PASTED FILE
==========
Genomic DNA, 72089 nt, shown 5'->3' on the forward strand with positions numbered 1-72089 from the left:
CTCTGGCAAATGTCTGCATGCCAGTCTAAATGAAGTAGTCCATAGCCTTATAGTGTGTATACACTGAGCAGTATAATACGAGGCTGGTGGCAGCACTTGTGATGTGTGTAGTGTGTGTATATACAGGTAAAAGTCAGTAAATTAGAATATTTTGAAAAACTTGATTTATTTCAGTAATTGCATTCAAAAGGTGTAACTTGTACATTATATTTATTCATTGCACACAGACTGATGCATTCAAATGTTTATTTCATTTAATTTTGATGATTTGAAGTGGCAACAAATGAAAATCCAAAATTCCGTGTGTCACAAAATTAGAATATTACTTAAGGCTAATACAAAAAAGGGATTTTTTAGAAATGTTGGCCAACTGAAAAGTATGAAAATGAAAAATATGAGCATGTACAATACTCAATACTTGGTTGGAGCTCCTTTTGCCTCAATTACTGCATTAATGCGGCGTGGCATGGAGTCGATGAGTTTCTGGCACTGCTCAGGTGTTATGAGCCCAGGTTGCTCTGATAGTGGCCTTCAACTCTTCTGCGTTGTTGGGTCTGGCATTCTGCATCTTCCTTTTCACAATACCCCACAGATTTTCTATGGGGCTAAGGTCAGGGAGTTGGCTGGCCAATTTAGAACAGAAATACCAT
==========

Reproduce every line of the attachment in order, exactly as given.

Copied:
Genomic DNA, 72089 nt, shown 5'->3' on the forward strand with positions numbered 1-72089 from the left:
CTCTGGCAAATGTCTGCATGCCAGTCTAAATGAAGTAGTCCATAGCCTTATAGTGTGTATACACTGAGCAGTATAATACGAGGCTGGTGGCAGCACTTGTGATGTGTGTAGTGTGTGTATATACAGGTAAAAGTCAGTAAATTAGAATATTTTGAAAAACTTGATTTATTTCAGTAATTGCATTCAAAAGGTGTAACTTGTACATTATATTTATTCATTGCACACAGACTGATGCATTCAAATGTTTATTTCATTTAATTTTGATGATTTGAAGTGGCAACAAATGAAAATCCAAAATTCCGTGTGTCACAAAATTAGAATATTACTTAAGGCTAATACAAAAAAGGGATTTTTTAGAAATGTTGGCCAACTGAAAAGTATGAAAATGAAAAATATGAGCATGTACAATACTCAATACTTGGTTGGAGCTCCTTTTGCCTCAATTACTGCATTAATGCGGCGTGGCATGGAGTCGATGAGTTTCTGGCACTGCTCAGGTGTTATGAGCCCAGGTTGCTCTGATAGTGGCCTTCAACTCTTCTGCGTTGTTGGGTCTGGCATTCTGCATCTTCCTTTTCACAATACCCCACAGATTTTCTATGGGGCTAAGGTCAGGGAGTTGGCTGGCCAATTTAGAACAGAAATACCAT